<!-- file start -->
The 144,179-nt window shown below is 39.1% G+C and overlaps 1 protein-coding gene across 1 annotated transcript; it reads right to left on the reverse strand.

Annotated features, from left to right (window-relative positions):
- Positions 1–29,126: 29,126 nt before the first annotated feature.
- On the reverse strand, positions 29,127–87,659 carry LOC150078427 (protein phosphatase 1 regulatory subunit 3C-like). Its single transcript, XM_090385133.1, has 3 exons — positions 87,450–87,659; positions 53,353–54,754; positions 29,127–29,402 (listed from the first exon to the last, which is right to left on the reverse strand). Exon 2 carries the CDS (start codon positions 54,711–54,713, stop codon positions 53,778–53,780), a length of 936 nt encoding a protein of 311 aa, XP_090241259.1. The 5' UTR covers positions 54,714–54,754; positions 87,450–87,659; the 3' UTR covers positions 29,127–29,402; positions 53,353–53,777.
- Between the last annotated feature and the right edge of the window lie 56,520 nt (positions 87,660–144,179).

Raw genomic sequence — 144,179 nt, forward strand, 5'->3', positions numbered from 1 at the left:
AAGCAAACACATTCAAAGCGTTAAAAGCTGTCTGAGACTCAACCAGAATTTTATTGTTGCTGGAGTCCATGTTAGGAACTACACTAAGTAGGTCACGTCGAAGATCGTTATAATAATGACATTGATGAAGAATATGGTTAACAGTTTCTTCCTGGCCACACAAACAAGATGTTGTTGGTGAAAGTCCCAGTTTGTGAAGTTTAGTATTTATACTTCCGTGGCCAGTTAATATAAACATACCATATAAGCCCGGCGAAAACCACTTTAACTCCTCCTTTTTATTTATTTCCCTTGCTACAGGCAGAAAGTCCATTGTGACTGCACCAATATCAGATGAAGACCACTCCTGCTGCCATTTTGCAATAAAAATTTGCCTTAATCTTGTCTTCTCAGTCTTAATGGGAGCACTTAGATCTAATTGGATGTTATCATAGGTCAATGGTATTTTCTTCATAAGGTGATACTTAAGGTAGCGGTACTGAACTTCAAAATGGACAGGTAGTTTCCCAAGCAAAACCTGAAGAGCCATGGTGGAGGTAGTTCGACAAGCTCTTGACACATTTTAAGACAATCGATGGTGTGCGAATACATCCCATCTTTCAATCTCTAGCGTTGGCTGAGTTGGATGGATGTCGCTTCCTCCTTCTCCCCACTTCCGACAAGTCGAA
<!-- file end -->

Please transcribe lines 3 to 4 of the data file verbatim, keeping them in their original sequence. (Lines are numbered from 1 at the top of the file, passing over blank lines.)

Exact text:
- Positions 1–29,126: 29,126 nt before the first annotated feature.
- On the reverse strand, positions 29,127–87,659 carry LOC150078427 (protein phosphatase 1 regulatory subunit 3C-like). Its single transcript, XM_090385133.1, has 3 exons — positions 87,450–87,659; positions 53,353–54,754; positions 29,127–29,402 (listed from the first exon to the last, which is right to left on the reverse strand). Exon 2 carries the CDS (start codon positions 54,711–54,713, stop codon positions 53,778–53,780), a length of 936 nt encoding a protein of 311 aa, XP_090241259.1. The 5' UTR covers positions 54,714–54,754; positions 87,450–87,659; the 3' UTR covers positions 29,127–29,402; positions 53,353–53,777.